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Evaluation of small-fiber polyneuropathy in youth


Project Summary/Abstract This is a renewal application for the R01NS093653 award that has been funding the Oaklander lab's research on small-fiber neuropathy. SFN is a recently recognized peripheral nerve illness that causes chronic pain, usually starting in the feet and spreading up, difficulty completing routine activities and gastrointestinal distress. In 2013, the team studied 41 children and young adults, unexpectedly reporting evidence of SFN in most. Until then, SFN was known only in older adults with diabetes, chemotherapy or other toxic exposures and serious diseases. The lab had discovered a new condition?early onset SFN (eoSFN). For many, it forced withdrawal from school or work, derailing young patients' life trajectories. When the lab then reported that 41% of adults with fibromyalgia also had objective evidence of SFN, implying there might be > 100,000 SFN patients globally, R01NS093653 funded them to develop standardized tools for collecting data about symptoms (the SSS small- fiber symptom survey) and exam abnormalities (the MAGNET Mass General Neuropathy Exam Tool) and a list of best blood tests to screen for potential causes. The PI also directs Mass General's neuropathology lab that confirms SFN diagnoses by examining tiny skin biopsies from patients' lower leg to measure the density of small-fiber nerve endings and compare it to biopsies from normal. So the lab built the Neuropathy Registry, a relational database now containing downloaded electronic medical records plus clinical and research testing from >6500 people evaluated for SFN. It currently includes 6394 biopsy results and >1000 SSS and MAGNETs with more than 1000 new patients added yearly. The PI is also part of the NIH and FDA funded CONCEPPT committee of experts now publishing the 1st formal case definition for SFN, with inclusion requirements for research. These require specific abnormalities that are already captured by the SSS, MAGNET, and skin biopsy. Now Aim 1 proposes to use Registry participants plus new patients and healthy volunteers to adapt and validate the SSS and MAGNET for general medical use by any doctor and for use in children. Aim 2 will collaborate with the Food and Drug Administration's Biomarker Qualification Program to obtain an FDA ruling on lab requirements to improve the quality and accuracy of skin biopsy testing. Aim 3 begins whole-genome study of causes and risks for SFN. It recruits Registry patients with CONCEPPT-defined SFN and adds more via the lab's NeuropathyCommons website and its global collaborators. Dr. Züchner's U. Miami neurogenetics lab will analyze the genomes of qualifying participants to study known and unknown genes that cause or increase risk for SFN. More genetic neuropathies are becoming treatable and Dr. Oaklander helped publish the 1st effective treatment for HSAN1. The final and future goal is to track large numbers of SFN patients and families using secure web and cell-phone versions of the SSS and MAGNET and mailed-in skin biopsies. These will allow them to map SFN's symptoms and natural history, identify new causal pathways and potential treatments, and track children and newly treated patients to monitor long-term outcomes and treatment effects.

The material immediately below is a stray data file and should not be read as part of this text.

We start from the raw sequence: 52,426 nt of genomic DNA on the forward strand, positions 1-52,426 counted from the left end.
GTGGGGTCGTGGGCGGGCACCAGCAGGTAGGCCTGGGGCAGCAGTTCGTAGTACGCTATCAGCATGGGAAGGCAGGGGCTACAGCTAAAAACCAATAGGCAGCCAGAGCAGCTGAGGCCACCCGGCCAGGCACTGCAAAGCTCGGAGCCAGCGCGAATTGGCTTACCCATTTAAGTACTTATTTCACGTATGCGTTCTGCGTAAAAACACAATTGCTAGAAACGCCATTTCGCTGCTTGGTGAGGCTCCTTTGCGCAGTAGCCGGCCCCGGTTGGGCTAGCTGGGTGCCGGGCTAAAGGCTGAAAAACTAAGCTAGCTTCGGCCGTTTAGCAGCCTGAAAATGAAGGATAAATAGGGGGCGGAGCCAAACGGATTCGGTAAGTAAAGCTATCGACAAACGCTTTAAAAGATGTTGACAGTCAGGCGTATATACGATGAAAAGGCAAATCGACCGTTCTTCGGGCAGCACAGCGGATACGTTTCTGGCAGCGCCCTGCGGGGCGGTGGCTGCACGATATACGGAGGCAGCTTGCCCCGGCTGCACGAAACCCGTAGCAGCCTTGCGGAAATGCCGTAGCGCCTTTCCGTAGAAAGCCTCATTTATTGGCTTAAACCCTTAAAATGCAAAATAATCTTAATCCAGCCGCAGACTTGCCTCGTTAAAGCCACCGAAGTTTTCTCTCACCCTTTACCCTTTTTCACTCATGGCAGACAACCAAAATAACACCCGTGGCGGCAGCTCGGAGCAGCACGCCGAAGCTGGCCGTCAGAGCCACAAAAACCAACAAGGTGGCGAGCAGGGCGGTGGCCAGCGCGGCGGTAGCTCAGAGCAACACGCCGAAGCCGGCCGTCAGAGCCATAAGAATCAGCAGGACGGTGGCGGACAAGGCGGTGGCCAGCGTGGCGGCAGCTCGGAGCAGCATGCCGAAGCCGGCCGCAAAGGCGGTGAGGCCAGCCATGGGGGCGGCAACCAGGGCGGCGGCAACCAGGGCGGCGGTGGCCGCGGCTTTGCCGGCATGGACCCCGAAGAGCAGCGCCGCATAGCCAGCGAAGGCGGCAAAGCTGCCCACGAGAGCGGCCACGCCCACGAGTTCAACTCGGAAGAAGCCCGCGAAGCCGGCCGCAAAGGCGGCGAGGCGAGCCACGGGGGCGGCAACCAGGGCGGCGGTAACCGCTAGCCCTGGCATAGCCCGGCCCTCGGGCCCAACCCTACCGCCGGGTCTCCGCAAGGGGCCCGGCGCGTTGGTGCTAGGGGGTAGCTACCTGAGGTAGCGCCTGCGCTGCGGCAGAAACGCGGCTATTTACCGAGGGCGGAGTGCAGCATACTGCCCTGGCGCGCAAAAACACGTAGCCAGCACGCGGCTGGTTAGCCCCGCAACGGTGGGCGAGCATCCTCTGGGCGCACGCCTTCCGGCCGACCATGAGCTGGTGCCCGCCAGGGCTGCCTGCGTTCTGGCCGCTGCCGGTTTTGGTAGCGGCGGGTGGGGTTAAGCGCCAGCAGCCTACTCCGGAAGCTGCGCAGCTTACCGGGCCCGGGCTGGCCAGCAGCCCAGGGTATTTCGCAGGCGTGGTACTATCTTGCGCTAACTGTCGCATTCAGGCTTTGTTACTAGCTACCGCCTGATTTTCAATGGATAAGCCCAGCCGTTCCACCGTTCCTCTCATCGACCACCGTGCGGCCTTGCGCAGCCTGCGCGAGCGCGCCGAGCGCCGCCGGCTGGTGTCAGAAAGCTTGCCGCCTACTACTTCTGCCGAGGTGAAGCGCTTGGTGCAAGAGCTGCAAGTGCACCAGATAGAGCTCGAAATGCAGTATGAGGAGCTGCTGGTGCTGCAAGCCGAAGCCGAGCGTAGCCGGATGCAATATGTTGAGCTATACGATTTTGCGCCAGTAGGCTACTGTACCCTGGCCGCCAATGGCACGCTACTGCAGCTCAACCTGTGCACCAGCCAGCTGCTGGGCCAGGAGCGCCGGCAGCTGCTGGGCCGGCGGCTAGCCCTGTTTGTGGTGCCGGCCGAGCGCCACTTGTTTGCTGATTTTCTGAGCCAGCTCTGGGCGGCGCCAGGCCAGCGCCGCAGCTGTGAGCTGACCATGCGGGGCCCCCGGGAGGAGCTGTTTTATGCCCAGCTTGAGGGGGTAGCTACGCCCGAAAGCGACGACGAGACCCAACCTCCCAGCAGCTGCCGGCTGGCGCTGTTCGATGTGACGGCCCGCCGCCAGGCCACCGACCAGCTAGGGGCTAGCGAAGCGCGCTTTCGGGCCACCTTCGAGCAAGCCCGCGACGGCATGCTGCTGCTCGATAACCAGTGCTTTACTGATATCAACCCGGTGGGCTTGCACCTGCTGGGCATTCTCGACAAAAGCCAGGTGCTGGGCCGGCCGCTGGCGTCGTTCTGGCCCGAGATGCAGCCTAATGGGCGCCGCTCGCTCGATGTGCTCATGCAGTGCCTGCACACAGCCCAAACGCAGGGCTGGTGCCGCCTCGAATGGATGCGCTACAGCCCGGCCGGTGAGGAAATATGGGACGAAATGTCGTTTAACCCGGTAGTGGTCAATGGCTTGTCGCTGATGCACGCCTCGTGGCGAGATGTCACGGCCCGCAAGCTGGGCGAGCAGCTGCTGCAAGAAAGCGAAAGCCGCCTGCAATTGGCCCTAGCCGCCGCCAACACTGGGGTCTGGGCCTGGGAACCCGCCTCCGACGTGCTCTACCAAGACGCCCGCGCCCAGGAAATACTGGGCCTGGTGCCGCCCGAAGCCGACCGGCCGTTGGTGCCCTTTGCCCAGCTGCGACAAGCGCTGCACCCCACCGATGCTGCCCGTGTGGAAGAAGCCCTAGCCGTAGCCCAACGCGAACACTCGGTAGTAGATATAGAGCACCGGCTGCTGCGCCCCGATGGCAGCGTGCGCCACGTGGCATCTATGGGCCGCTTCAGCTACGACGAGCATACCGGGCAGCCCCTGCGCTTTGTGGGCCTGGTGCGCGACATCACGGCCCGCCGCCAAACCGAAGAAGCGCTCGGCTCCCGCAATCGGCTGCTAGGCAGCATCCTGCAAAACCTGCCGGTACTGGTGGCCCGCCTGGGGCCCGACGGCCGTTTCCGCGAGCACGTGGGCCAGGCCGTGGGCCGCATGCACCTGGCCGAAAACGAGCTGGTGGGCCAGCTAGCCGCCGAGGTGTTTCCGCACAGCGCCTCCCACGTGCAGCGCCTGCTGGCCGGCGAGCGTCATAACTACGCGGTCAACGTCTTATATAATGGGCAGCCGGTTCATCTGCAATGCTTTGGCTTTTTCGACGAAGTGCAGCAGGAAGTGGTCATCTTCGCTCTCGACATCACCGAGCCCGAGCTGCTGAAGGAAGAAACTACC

Funded by the NIH National Center for Advancing Translational Sciences through its Clinical and Translational Science Awards Program, grant number UL1TR002541.